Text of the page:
Beyond the pandemic, we are taking up this position at an exciting time for Open Hardware worldwide. For example, there have been recent legal advances with the publication of CERN OHL v2 and new standards being established such as DINSPEC 3015-2 and the Open Know-How Manifest. We see growing interest in the application of open sensor technologies, increased consideration being given to Open Hardware interoperability, and experimentation with new community structures and business models, to name just a few topics that dominate our own conversations at the moment. JOH offers a unique platform for scholarship covering the whole ecosystem of Open Hardware, with community-based peer review and a commitment to Open Access at a fair publishing fee. We aim to keep those strong foundations in place and build on them by increasing submissions of four article types in the first instance: “Educational Hardware” for the recently established JOH Education Section, “Issues in Open Hardware” covering broad topics beyond the hardware itself, plus Hardware Metapapers and Reviews.
We plan to encourage more hardware developers to share their designs in a revitalized metapaper article format that is already being developed by our Editorial Board. This will capture the hardware-focused information often omitted from narrative and data-focused research papers in a concise way, wrapped around high quality documentation of designs.
Our plans are driven by our joint interest in ensuring technical developments in Open Hardware are not isolated from their social context. We strive for the creation of stronger collaborative ties for the study of technical, ethical, legal, and socioeconomic aspects of Open Hardware. JOH has been a unique venue in the space of Open Hardware for its interdisciplinarity: promoting the study of both social and technical dimensions of open technologies (Murillo and Wenzel 2017). This represents a challenge with respect to the current compartmentalization of academic disciplines and we have to think deeply about the incentives for academics to contribute to a new Open Access journal like JOH instead of their own domain-specific titles. However, we believe there is a niche and a need for fostering a scholarly community that generates a richer and multifaceted understanding of what open technologies are and what we can collectively accomplish with them for the public good. Our goal at JOH is to continue nurturing this scholarly community and providing the interfaces and exchanges it needs with the broader Open Hardware community to succeed in generating understanding, action and positive impact.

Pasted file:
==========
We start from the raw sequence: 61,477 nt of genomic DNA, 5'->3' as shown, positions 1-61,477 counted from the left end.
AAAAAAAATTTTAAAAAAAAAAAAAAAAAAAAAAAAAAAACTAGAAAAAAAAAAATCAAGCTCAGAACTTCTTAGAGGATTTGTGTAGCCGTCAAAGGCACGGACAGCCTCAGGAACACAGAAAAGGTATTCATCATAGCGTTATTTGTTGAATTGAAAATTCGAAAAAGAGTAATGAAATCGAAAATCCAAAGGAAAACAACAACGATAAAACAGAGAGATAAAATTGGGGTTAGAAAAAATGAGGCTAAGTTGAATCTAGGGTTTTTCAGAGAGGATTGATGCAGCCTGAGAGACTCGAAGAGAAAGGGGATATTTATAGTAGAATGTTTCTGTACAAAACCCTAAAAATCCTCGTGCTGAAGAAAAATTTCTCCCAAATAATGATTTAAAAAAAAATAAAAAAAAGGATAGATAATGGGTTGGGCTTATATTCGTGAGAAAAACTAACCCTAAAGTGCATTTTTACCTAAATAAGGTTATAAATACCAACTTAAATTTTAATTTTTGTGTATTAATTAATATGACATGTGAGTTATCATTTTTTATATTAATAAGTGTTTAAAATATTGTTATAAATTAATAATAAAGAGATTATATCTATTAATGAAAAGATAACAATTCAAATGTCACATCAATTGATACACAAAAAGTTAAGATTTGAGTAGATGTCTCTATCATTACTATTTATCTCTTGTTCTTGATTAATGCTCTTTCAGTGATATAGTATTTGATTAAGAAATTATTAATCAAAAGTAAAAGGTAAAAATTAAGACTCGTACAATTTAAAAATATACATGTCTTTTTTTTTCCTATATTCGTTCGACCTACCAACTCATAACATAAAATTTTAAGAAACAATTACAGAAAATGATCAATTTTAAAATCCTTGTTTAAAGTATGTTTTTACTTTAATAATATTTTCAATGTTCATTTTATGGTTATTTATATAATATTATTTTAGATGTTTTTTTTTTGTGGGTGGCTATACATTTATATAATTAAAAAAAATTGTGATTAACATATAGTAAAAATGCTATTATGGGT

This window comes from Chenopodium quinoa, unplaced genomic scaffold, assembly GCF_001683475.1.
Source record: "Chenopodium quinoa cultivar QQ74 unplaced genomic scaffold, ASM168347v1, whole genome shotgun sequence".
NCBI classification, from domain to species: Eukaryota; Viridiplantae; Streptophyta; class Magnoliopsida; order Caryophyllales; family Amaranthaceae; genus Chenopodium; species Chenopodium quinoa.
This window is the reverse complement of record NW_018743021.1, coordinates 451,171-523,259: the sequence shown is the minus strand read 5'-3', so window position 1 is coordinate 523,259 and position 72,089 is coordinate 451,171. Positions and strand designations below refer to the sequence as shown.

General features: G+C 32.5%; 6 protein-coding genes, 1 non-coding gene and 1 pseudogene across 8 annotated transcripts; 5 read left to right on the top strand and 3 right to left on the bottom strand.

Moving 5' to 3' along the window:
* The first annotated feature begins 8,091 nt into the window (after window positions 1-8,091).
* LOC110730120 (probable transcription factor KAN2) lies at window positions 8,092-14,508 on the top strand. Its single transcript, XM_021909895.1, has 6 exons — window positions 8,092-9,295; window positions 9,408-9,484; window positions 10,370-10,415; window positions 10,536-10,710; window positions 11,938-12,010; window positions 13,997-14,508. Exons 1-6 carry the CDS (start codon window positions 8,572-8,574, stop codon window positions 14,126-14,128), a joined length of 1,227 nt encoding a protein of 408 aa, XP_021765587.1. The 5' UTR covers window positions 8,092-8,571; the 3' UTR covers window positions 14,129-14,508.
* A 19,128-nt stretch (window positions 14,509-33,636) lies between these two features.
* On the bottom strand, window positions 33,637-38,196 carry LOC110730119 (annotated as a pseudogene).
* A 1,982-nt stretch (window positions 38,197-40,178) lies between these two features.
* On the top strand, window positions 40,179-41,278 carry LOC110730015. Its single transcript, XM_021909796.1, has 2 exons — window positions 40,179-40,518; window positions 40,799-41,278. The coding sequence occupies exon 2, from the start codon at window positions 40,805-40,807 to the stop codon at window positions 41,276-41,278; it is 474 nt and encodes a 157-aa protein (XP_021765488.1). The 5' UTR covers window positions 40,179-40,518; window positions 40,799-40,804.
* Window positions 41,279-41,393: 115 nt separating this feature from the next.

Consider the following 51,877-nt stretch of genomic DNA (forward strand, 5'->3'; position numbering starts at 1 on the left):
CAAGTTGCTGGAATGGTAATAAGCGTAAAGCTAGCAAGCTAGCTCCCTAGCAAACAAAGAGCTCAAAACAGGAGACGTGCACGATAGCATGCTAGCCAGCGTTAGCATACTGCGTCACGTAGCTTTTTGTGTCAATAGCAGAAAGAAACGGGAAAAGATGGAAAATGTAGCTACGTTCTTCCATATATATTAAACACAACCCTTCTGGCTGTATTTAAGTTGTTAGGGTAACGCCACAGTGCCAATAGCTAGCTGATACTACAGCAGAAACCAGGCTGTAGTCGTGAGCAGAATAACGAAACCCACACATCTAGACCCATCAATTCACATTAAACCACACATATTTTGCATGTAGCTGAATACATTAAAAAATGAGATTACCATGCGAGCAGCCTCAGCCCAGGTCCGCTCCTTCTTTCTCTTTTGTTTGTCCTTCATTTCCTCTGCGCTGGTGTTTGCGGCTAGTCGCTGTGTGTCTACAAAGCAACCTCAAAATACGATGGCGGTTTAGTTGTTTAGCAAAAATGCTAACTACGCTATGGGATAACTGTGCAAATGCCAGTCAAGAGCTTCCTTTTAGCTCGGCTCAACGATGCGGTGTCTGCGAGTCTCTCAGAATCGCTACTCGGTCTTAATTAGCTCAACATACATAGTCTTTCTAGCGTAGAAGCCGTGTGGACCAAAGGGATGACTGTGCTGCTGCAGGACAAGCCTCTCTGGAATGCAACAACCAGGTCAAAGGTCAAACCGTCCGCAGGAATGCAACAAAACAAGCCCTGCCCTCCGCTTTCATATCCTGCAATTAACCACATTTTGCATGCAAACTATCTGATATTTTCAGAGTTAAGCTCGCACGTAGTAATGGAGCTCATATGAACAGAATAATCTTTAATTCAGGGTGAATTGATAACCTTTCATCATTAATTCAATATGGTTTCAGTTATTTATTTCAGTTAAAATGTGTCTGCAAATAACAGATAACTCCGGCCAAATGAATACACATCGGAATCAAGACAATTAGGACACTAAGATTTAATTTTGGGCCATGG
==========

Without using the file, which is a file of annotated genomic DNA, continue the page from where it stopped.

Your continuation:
With this in mind, we also plan to ensure that JOH represents Open Hardware scholars and practitioners from across the globe so we will be reaching out to strengthen the regional diversity of the Editorial Board and of our authors in the coming months in addition to launching a new International Advisory Board.
We warmly welcome suggestions from those in the Open Hardware community for additional steps we can take and we look forward to ensuring the Journal of Open Hardware offers a useful and impactful venue for global Open Hardware scholarship.